2020 Pay Increases

Hello! Fortunately our company has done well during the whole pandemic. We normally do annual increases in May but delayed them until we got through August to see how everything would pan out. Well, August is over and we're still doing well but the owners aren't feeling increases. I think this is the wrong approach and would love to hear what other companies have done with increases for 2020. Thanks!

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    • Ryan Mount
    • Employee Benefits Specialist
    • Ryan_Mount
    • 3 yrs ago
    • Reported - view

    Perhaps something more short term could be offered instead.  A premium holiday from health benefits would technically give everyone a small bump in pay.

    Or, depending how much your company pushes its wellness plan, I have seen some clients do a bulk purchase of fitness devices.  It helps encourage wellness initiatives and works as a thank you to those who have been putting in the hard work.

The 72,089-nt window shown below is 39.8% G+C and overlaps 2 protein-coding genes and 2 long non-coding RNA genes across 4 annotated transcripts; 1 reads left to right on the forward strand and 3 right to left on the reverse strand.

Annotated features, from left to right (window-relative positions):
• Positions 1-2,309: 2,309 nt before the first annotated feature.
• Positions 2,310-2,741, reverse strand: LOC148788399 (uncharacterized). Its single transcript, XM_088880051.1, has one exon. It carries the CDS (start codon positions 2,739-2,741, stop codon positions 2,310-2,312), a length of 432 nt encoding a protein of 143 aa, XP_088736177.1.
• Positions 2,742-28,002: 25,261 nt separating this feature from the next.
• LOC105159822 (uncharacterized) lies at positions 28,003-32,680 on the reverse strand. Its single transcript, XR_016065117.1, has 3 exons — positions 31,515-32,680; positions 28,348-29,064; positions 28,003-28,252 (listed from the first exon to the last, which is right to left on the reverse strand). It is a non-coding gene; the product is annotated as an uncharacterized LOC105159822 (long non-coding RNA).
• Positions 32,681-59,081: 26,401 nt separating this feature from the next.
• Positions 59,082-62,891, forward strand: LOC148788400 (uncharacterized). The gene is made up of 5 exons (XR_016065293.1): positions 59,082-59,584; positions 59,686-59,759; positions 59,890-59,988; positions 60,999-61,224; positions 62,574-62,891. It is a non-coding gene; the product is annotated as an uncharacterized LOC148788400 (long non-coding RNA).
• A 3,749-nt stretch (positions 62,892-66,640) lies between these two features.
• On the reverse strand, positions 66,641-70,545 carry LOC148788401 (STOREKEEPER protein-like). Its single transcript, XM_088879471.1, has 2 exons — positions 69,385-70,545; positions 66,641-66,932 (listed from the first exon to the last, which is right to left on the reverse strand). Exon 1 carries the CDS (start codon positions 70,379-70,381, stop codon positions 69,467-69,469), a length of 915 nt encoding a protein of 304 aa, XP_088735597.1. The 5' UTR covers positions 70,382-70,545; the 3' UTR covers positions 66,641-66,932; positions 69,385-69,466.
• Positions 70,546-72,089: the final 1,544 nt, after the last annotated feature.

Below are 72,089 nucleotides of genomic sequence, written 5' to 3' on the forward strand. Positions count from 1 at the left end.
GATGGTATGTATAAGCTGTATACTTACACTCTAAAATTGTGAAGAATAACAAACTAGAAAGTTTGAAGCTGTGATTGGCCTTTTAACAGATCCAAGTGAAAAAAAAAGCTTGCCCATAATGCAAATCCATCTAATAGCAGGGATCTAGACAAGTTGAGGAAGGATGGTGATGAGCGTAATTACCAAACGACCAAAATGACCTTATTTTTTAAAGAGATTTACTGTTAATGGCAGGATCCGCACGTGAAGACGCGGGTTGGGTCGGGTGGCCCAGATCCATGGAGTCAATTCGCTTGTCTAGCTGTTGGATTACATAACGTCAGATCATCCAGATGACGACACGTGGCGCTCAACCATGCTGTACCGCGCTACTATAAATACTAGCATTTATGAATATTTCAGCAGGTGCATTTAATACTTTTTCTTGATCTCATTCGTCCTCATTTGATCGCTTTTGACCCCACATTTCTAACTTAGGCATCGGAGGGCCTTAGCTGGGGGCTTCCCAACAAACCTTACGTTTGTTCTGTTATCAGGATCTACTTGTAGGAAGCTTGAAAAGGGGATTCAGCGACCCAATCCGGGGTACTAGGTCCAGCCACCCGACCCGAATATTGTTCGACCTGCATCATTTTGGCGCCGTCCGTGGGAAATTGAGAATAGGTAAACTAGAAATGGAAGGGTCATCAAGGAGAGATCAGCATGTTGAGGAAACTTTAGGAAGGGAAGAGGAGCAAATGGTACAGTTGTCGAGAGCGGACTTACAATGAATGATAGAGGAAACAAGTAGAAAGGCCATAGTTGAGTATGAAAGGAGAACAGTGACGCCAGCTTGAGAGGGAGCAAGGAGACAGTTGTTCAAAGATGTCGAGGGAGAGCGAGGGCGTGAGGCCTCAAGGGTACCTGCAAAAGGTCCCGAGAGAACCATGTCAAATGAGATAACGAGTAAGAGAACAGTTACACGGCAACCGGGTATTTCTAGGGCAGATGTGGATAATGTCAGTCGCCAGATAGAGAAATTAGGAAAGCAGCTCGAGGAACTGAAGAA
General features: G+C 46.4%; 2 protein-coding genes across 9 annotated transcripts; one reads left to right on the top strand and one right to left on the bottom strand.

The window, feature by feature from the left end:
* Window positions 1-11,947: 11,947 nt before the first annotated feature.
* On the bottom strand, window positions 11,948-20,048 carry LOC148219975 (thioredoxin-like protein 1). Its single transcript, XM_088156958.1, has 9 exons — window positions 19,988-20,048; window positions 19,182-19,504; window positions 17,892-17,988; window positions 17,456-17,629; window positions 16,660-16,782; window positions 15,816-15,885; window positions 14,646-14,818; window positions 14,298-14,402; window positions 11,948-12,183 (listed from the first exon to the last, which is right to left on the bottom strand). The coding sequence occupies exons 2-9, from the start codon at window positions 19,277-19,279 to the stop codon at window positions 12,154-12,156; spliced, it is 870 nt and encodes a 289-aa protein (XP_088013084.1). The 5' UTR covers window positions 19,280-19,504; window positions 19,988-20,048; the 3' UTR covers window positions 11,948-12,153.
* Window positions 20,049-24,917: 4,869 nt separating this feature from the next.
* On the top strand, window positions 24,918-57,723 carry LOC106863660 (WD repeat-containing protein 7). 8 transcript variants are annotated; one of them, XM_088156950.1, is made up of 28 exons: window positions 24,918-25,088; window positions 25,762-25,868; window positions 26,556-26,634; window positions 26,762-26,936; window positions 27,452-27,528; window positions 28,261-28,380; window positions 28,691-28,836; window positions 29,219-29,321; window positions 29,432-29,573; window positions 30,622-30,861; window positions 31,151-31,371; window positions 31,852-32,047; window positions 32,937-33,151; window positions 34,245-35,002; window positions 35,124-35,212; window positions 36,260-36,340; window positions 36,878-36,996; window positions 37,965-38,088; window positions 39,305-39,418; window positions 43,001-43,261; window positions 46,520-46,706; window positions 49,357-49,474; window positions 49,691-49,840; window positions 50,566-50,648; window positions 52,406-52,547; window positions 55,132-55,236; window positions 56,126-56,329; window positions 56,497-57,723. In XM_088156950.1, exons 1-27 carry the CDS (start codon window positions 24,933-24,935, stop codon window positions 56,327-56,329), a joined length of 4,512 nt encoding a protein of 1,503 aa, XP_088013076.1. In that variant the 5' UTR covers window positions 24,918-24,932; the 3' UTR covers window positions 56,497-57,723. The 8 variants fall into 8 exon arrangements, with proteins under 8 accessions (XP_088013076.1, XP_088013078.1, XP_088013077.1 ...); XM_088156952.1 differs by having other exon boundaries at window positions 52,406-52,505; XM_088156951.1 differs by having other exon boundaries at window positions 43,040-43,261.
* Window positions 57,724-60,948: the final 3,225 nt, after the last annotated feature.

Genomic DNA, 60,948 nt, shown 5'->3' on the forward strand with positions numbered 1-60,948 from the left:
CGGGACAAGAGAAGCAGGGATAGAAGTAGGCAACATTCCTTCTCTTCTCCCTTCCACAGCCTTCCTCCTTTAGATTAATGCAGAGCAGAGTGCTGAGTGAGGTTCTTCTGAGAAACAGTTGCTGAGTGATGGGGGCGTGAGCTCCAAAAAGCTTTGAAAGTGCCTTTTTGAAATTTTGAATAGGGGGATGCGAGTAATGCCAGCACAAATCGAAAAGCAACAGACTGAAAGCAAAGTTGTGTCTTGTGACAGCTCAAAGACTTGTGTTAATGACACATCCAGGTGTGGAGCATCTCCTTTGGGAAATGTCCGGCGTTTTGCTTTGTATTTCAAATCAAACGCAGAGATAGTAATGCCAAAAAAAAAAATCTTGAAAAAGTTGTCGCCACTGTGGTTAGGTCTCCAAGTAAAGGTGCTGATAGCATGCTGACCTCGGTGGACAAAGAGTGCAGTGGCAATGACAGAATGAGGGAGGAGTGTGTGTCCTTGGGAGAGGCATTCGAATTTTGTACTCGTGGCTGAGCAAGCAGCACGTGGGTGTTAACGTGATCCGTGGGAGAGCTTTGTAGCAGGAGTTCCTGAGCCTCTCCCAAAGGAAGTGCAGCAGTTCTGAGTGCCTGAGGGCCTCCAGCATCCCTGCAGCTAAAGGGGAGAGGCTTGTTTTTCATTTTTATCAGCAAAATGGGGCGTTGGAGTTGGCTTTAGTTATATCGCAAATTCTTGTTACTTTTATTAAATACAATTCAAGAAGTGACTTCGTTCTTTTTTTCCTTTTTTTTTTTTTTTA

And my final suggestion was even with a robust benefit package, but can always find a new benefit and have the company cover part of that cost.  A group Long Term Care policy? Pet Insurance is popular these days.  

    Most companies who were able to offer raises this year found a way to add money into their benefit package.  

    Hope this helps! 

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  • We recently paid half of the traditional year-end performance bonus in July instead of waiting to pay the full bonus with the final pay of the year. 

  • We did not give merit increases but are looking at a one-time, across the board bonus.  

    • Kathy Tang
    • Question of life is why? Answer is why not?
    • Kathy_Tang
    • 3 yrs ago
    • Reported - view

    I would disagree with this and move forward with not necessarily a base increase for the employees but some sort of "bonus" or "bump" for 4th quarter. And I would make sure to brand it well. The employees will know that there is a pandemic and have some sense that they company is doing well. However, not having any type of appreciation or show of support would be devastating to the front-line employee.

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  • 3 yrs agoLast active
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